Botnets for sale
On the morning of February 2, 2007, someone launched a distributed denial-of-service attack on Domain Name Service (DNS) servers worldwide, temporarily shutting down 2 of the 13 global databases. However, the Internet, which relies upon a hierarchy of DNS servers to resolve common name addresses (such as CNET.com) into a numerical IP address, was in no great danger.
A previous attack in October 2002 managed to shut down most of the 13 servers for a few hours and produced little effect. There is great redundancy built into the system; common requests (such as Google.com) are cached on local DNS servers, so the loss of the main 13 DNS servers would not be felt for a few days--and so far, no one has managed to pull off a sustained denial-of-service attack against the DNS servers. Plus, since the attack in 2002, ICANN, the administrators, and the DNS system have implemented a new technology, Anycast, which further buttresses the DNS system.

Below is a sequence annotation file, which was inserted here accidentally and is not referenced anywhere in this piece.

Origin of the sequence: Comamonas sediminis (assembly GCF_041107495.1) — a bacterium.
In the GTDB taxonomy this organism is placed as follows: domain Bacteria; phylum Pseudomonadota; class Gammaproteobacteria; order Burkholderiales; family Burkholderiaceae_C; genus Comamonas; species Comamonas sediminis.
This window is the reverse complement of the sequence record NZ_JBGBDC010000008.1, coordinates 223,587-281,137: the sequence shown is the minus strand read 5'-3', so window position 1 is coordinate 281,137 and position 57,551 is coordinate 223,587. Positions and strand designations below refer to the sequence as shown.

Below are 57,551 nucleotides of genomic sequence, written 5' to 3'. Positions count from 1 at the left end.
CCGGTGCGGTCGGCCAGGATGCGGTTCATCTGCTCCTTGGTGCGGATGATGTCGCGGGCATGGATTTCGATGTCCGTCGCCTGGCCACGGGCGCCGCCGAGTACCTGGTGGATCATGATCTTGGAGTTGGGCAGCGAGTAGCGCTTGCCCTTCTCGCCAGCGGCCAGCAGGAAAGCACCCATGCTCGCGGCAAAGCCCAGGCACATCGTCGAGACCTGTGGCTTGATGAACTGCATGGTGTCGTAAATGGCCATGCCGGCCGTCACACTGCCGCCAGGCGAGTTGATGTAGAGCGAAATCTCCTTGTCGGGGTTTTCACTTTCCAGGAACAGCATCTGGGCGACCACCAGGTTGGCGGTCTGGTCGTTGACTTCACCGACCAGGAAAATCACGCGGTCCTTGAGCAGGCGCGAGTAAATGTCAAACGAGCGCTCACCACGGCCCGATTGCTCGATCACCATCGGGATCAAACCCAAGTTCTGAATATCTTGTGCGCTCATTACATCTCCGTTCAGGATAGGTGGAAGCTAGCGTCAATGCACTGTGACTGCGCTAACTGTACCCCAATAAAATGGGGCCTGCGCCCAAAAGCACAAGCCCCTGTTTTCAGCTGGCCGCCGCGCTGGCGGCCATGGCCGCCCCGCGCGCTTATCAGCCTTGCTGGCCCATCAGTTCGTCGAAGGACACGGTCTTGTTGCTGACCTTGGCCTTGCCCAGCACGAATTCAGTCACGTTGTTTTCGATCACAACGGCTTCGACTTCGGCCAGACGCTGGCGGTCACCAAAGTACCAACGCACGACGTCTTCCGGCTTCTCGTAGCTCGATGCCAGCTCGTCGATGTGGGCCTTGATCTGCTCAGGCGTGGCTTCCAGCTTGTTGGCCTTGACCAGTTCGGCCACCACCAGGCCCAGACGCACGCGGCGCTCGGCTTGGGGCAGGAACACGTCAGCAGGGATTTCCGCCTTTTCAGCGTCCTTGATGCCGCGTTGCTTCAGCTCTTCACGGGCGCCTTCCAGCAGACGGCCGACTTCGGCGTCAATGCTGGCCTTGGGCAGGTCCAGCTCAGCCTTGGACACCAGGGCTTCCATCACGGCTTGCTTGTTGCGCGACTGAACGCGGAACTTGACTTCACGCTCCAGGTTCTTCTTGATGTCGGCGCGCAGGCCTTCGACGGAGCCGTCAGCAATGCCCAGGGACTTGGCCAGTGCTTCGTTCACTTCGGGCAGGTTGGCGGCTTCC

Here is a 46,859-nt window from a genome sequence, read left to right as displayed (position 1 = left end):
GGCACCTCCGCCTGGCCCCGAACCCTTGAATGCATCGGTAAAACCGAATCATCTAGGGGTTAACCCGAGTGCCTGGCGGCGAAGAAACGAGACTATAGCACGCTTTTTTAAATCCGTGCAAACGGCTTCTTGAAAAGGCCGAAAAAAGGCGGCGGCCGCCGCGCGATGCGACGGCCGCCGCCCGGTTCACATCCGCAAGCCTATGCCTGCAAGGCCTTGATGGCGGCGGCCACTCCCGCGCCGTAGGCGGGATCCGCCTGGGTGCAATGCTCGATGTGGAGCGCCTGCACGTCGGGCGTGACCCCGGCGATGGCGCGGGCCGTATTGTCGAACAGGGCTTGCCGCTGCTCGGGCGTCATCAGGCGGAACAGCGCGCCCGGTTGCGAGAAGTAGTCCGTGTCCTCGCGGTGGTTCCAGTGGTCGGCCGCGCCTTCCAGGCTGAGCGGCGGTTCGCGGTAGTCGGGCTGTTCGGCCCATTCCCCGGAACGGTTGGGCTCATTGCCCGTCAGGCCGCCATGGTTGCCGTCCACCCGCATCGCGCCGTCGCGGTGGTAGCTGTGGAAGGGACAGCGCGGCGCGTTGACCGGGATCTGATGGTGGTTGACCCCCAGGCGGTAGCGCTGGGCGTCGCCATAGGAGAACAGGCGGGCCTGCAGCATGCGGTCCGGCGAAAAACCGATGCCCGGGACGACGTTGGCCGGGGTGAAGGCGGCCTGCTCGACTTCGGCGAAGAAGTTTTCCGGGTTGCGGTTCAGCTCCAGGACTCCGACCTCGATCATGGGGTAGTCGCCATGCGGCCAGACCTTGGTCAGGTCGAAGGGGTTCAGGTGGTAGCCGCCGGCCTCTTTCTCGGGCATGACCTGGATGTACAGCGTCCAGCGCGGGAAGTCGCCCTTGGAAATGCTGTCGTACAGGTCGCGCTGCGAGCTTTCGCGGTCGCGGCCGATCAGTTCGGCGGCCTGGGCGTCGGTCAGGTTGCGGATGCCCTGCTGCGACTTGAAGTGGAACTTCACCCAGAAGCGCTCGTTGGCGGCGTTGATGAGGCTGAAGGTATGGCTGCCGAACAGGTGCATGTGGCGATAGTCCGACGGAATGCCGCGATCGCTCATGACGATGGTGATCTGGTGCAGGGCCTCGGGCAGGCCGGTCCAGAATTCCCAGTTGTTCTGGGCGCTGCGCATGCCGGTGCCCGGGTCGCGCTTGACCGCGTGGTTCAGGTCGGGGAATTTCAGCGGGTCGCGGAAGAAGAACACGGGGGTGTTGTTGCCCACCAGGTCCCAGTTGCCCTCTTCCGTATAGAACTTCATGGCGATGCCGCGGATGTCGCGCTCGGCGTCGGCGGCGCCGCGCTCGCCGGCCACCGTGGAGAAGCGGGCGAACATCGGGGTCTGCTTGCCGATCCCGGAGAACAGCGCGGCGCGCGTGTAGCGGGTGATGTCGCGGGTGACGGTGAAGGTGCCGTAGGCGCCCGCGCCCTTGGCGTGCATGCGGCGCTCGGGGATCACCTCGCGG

Now, roughly a month after the attack, ICAAN is suggesting that the attack wasn't just malicious; it was a sales pitch. A sales pitch for a fairly large botnet. Security Watch: Botnets for sale - CNET reviews
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